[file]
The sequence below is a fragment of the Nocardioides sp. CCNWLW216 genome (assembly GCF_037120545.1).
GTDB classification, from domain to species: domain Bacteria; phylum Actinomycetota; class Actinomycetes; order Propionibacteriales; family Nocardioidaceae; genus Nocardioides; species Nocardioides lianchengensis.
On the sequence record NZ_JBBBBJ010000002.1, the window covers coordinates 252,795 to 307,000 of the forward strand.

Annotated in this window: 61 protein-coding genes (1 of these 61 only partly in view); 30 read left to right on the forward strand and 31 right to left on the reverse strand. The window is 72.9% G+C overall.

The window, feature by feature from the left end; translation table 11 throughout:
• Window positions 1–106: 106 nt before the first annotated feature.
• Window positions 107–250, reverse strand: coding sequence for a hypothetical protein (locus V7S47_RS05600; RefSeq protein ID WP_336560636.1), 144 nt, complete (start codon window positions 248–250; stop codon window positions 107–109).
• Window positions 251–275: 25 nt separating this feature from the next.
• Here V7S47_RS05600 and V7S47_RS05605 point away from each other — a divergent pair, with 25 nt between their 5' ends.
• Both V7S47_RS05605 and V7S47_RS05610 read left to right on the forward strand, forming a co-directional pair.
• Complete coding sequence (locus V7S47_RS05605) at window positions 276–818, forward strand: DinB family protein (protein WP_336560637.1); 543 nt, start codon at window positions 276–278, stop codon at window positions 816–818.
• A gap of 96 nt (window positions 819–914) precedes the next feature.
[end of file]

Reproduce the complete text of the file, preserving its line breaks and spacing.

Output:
The sequence below is a fragment of the Nocardioides sp. CCNWLW216 genome (assembly GCF_037120545.1).
GTDB classification, from domain to species: domain Bacteria; phylum Actinomycetota; class Actinomycetes; order Propionibacteriales; family Nocardioidaceae; genus Nocardioides; species Nocardioides lianchengensis.
On the sequence record NZ_JBBBBJ010000002.1, the window covers coordinates 252,795 to 307,000 of the forward strand.

Annotated in this window: 61 protein-coding genes (1 of these 61 only partly in view); 30 read left to right on the forward strand and 31 right to left on the reverse strand. The window is 72.9% G+C overall.

The window, feature by feature from the left end; translation table 11 throughout:
• Window positions 1–106: 106 nt before the first annotated feature.
• Window positions 107–250, reverse strand: coding sequence for a hypothetical protein (locus V7S47_RS05600; RefSeq protein ID WP_336560636.1), 144 nt, complete (start codon window positions 248–250; stop codon window positions 107–109).
• Window positions 251–275: 25 nt separating this feature from the next.
• Here V7S47_RS05600 and V7S47_RS05605 point away from each other — a divergent pair, with 25 nt between their 5' ends.
• Both V7S47_RS05605 and V7S47_RS05610 read left to right on the forward strand, forming a co-directional pair.
• Complete coding sequence (locus V7S47_RS05605) at window positions 276–818, forward strand: DinB family protein (protein WP_336560637.1); 543 nt, start codon at window positions 276–278, stop codon at window positions 816–818.
• A gap of 96 nt (window positions 819–914) precedes the next feature.